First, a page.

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BioMed Research International
Volume 2017 (2017), Article ID 1465912, 9 pages
https://doi.org/10.1155/2017/1465912
Research Article

Chenodeoxycholic Acid Derivative HS-1200 Inhibits Hepatocarcinogenesis and Improves Liver Function in Diethylnitrosamine-Exposed Rats by Downregulating MTH1

1Department of Gastroenterology, Shandong Provincial Hospital Affiliated to Shandong University, Jinan, Shandong 250021, China
2Department of Gastroenterology, Jinan Hospital, Jinan, Shandong 250013, China
3Central Laboratory, Shandong Provincial Hospital Affiliated to Shandong University, Jinan, Shandong 250021, China

Correspondence should be addressed to Chengyong Qin; moc.361@0002niqgnoygnehc

Received 6 September 2016; Accepted 9 January 2017; Published 5 February 2017

Academic Editor: Xin-Yuan Guan

Copyright © 2017 Miao Xu et al. This is an open access article distributed under the Creative Commons Attribution License, which permits unrestricted use, distribution, and reproduction in any medium, provided the original work is properly cited.

Abstract

Aim. To investigate the effects of HS-1200 on liver tumorigenesis and liver function in a diethylnitrosamine- (DEN-) induced hepatocellular carcinoma (HCC) rat model. Methods. Rats were randomly assigned into five groups: control, HS-1200, HCC, HCC + low dose HS-1200, and HCC + high dose HS-1200 groups. Rat HCC model was established by intraperitoneal injection of DEN. And rats were given HS-1200 by daily oral gavage. After 20 weeks, we examined animal body weight, liver weight, liver pathological changes, serum levels of AST, ALT, and AFP, and mutT homologue gene 1 (MTH1) in liver tissue. Results. Oral gavage of HS-1200 significantly increased animal body weight and decreased liver weight as well as liver coefficient in HCC rats ( versus HCC group). Moreover, oral administration of HS-1200 suppressed tumorigenesis, attenuated pathological changes in liver tissues, and decreased serum levels of AST, ALT, and AFP in HCC rats ( versus HCC group). In addition, the mRNA level of MTH1 was upregulated in the liver tissues of HCC rats ( versus control group), which was reversed by HS-1200 treatment in a dose-dependent manner ( versus HCC group). Conclusions. HS-1200 inhibits hepatocarcinogenesis and improves liver function maybe by inducing downregulation of MTH1.

1. Introduction

Liver cancer is one of the most common malignant tumors and the leading cause of cancer deaths worldwide. An estimated 782,500 new cases of liver cancer and 745,500 liver cancer deaths occurred worldwide in year 2012 [1]. Hepatocellular carcinoma (HCC), which accounts for a majority of primary liver cancers, is generally associated with chronic liver diseases such as hepatitis and cirrhosis [2]. Despite considerable advances in the diagnosis and treatment of primary HCC, the associated mortality rate is still very high due to high metastasis and recurrence rates. At present, the number of drugs used for HCC prevention is quite limited and many of the agents are still undergoing clinical trials [3]. Development of novel treatment options for liver cancer is a key imperative.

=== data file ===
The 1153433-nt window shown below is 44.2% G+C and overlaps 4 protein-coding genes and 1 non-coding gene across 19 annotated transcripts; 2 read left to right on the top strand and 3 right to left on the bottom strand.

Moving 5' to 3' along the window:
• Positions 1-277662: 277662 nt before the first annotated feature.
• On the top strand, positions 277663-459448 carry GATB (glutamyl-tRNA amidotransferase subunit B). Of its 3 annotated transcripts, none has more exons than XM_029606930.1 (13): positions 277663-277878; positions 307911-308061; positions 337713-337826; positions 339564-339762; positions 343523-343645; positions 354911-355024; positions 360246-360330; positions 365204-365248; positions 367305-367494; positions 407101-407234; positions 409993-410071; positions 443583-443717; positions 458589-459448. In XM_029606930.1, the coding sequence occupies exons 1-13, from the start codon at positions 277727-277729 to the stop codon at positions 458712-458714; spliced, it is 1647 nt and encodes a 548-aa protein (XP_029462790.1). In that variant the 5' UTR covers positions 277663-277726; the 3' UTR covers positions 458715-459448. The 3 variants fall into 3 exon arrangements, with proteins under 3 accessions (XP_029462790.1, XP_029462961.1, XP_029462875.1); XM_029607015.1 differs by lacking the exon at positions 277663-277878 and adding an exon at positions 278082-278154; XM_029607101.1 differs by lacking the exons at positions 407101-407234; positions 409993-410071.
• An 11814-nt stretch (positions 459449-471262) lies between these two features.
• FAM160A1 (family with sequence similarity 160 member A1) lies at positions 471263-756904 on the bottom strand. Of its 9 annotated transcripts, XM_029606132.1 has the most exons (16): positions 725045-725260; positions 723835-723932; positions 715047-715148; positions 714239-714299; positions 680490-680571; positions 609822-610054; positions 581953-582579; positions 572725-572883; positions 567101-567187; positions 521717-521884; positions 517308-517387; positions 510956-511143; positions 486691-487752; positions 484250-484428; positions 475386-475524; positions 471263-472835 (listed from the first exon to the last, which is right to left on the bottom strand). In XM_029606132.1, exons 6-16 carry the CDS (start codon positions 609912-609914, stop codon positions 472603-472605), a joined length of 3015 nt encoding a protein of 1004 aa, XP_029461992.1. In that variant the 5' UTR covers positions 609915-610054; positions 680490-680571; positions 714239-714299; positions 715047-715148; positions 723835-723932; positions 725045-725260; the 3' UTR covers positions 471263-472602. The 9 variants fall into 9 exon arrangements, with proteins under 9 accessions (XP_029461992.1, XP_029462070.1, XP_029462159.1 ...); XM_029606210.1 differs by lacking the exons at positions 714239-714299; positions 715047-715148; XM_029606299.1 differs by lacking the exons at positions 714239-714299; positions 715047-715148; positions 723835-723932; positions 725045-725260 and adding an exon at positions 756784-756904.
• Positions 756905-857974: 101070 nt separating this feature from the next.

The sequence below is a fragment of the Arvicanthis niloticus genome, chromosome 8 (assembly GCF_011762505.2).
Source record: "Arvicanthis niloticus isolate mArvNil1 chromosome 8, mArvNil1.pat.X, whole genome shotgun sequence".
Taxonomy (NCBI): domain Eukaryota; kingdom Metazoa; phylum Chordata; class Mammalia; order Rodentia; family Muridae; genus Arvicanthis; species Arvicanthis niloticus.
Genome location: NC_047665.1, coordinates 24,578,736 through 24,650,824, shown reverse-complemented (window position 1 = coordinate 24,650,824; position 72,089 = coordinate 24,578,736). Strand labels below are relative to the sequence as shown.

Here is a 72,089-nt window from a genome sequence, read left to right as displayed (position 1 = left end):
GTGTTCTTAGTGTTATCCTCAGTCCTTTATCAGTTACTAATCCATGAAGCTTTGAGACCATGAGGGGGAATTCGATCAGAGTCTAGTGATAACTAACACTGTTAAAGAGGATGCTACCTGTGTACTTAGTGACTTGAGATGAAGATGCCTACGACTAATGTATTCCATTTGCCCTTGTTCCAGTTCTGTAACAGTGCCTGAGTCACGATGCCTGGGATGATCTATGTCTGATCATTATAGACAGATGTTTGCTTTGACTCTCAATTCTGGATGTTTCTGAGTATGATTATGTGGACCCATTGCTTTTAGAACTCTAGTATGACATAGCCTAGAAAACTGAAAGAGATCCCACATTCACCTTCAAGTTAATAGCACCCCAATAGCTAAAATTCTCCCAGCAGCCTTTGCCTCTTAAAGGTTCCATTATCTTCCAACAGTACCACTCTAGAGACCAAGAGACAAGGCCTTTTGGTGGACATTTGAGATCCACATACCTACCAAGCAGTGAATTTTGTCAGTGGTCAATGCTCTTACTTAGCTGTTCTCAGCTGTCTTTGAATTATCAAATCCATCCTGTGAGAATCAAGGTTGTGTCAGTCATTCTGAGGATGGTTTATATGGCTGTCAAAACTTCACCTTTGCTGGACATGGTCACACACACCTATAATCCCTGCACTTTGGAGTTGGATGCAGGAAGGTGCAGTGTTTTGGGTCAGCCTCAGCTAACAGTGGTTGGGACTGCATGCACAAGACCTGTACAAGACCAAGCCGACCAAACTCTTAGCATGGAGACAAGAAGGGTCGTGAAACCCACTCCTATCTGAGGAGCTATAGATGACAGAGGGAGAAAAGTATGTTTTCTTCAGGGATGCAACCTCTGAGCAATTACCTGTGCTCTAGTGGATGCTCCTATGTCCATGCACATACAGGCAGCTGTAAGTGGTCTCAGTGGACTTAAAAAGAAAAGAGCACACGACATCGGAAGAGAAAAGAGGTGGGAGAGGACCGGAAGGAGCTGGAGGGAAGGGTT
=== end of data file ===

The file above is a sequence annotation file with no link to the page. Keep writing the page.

Accumulated evidence suggests an anticarcinogenic effect of hydrophilic bile acids such as ursodeoxycholic acid (UDCA). In in vitro cultured HCC cells and in diethylnitrosamine- (DEN-) induced rat HCC model, administration of UDCA appeared to suppress hepatocarcinogenesis by inhibiting cancer cell proliferation [4]. Further, treatment with UDCA was shown to reduce the risk of liver cancer in patients with hepatitis C virus-associated liver cirrhosis [5] and to improve patient prognosis in primary biliary cirrhosis [6]. Chenodeoxycholic acid (CDCA) is the most abundant primary bile acid that is known to decrease dietary cholesterol absorption [7]. HS-1200 -[(3a,5b,7a)-3,7-dihydroxy-24-oxocholan-24-yl] b-alanine benzyl , a synthetic CDCA derivative, has shown anticancer activity in several human cancers. For instance, HS-1200 was shown to sensitize breast cancer MCF-7 cell to radiation-induced apoptosis [8]. Further, HS-1200 was shown to inhibit proliferation and promote apoptosis of both prostate cancer cells [9] and bone sarcoma cells [10]. Similarly, proapoptotic effect of HS-1200 on human HCC cell lines BEL7402 and HepG2 cells has also been demonstrated [11, 12]. However, the potential in vivo anticancer effect of HS-1200 against HCC has not been elucidated.